Rep. Greg Meeks, the man who had feverishly tried to block Wills' road to City Hall, stood beside the new Council member and applauded. In the four months since, Meeks has repeatedly promised to work with the incumbent as the Queens Democrat gears up to run for reelection in November.
In a hurried interview before Meeks boarded a flight to Colombia, the congressman denied having spoken to anyone about running against Wills.
"I have not talked to anyone about my support or my commitments in the race at all," Meeks said.
Yet a number of politically plugged-in Democrats in southeast Queens tell a very different story.
In fact, they say Meeks has been quietly looking for a candidate to run against Wills. This has created a lot of speculation about who will challenge Wills, who won a special election in November following the death of Council Member Tom White.
Nicole Paultre-Bell, who ran against Wills last year with Meeks' support, is said to be uninterested in another run; she will instead focus on the nonprofit she founded in memory of her slain fiance, Sean Bell.
Lynn Nunes, who lost to White by four votes in 2009, was considered a highly viable candidate. Meeks even met with Nunes about a month ago to discuss a potential run, knowledgeable sources say, though Nunes ultimately decided to take a pass on the race.
(Disputing that any such meeting occurred, Meeks insisted that he "must have a twin brother, because I haven't met with the guy.")
Clifton Stanley Diaz, chairman of the Rochdale Village board of directors, has also emerged as a potential candidate. Wills has grown so concerned about Meeks backing Diaz that the Council member and congressman are meeting to discuss the matter this week.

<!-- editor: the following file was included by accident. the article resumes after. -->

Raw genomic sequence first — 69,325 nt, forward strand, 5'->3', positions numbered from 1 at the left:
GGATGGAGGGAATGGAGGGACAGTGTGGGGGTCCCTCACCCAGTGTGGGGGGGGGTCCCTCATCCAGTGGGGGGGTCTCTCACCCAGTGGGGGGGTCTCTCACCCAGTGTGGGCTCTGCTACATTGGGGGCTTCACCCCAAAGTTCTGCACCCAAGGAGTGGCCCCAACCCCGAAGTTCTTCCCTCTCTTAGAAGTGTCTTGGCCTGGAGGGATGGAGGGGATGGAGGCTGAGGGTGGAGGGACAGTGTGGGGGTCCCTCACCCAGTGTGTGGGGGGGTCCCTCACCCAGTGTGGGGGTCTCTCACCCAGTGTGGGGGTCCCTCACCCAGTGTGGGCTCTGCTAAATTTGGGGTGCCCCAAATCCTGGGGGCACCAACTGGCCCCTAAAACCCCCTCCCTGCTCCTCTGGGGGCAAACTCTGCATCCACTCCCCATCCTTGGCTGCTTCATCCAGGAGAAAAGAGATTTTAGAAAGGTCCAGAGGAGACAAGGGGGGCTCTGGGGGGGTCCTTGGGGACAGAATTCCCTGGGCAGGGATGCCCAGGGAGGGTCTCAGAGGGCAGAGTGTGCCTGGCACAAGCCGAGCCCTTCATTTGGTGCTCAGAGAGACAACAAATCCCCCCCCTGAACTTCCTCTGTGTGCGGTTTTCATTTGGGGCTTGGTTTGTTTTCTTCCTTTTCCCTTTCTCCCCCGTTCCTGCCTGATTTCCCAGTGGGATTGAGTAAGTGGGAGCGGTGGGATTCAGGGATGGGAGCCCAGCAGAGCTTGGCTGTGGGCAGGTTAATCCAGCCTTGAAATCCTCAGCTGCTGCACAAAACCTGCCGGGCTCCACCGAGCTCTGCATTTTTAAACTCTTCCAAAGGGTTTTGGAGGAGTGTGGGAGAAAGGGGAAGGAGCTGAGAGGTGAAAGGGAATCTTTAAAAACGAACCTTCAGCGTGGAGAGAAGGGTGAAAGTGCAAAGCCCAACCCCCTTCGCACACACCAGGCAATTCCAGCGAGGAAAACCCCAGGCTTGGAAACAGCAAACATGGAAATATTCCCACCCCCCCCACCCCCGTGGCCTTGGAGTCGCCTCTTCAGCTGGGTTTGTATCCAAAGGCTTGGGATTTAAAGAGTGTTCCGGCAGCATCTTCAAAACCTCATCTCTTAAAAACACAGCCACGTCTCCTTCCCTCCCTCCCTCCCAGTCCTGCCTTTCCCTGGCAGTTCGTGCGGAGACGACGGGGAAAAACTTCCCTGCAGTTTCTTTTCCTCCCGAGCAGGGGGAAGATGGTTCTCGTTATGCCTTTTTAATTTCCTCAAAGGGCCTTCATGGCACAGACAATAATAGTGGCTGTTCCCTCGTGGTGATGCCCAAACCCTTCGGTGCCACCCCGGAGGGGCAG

Other possible challengers could be 2010 candidate Harpreet Toor, and former Council member and longtime Wills nemesis Allan Jennings. District leader Albert Baldeo would also be a strong contender, though Wills said Baldeo told him he did not plan to run.
Meeks and Wills have been political foes since 2008, when Wills challenged the congressman in a primary, and sharply criticized him for alleged ethical misconduct. Last year Meeks recruited Paultre-Bell to run against Wills, who pulled out a narrow victory by gaining the support of the rest of the southeast Queens political establishment.
There are many reasons why this November's special election, which will choose a Council member to serve out the remainder of White's term, is attracting so much interest. All of them have to do with the vulnerabilities of the incumbent. In office less than a year, Wills has not had time to build a political base. Last month The Daily News reported the existence of two outstanding misdemeanor arrest warrants stemming from Wills' contracting work more than a decade ago.
Wills has also been dealing with other personal foibles, which include unpaid debts for child support and questions about a member item Wills secured for his nonprofit while working for the State Senate. Wills acknowledged being so poor at handling money that his wife gives him only $100 in cash a week in an attempt to curtail his spending habits.
With so many local politicians under a cloud of scandal or investigation, including Meeks and State Sens. Shirley Huntley and Malcolm Smith, Wills said that residents of the district blame the media for the news stories.
"To everyone in the district, this has caused them to come out and support me even more," Wills said. "It's actually a slap in the face for the people that voted for me."
Wills has spent his short time in office opposing the construction of a homeless shelter in his district and trying to help his constituents stem a tide of foreclosures that rate among the highest in the country.
But Wills' money issues are never far away. While the Council member talked over coffee at a deli near City Hall, an aide walked in and handed him a thin manila envelope before abruptly departing. Wills pulled out a crisp $100 bill and bought a sandwich, soup and a Pepsi, burning through a full 10 percent of his weekly allowance.
If Wills wins reelection, some of his financial burdens would obviously be lifted with the guarantee of an $112,500 salary. Still, Wills does not expect his wife to back off anytime soon.
"No way she's going to let me spend more," Wills said. "Then, we're going to have to get a house."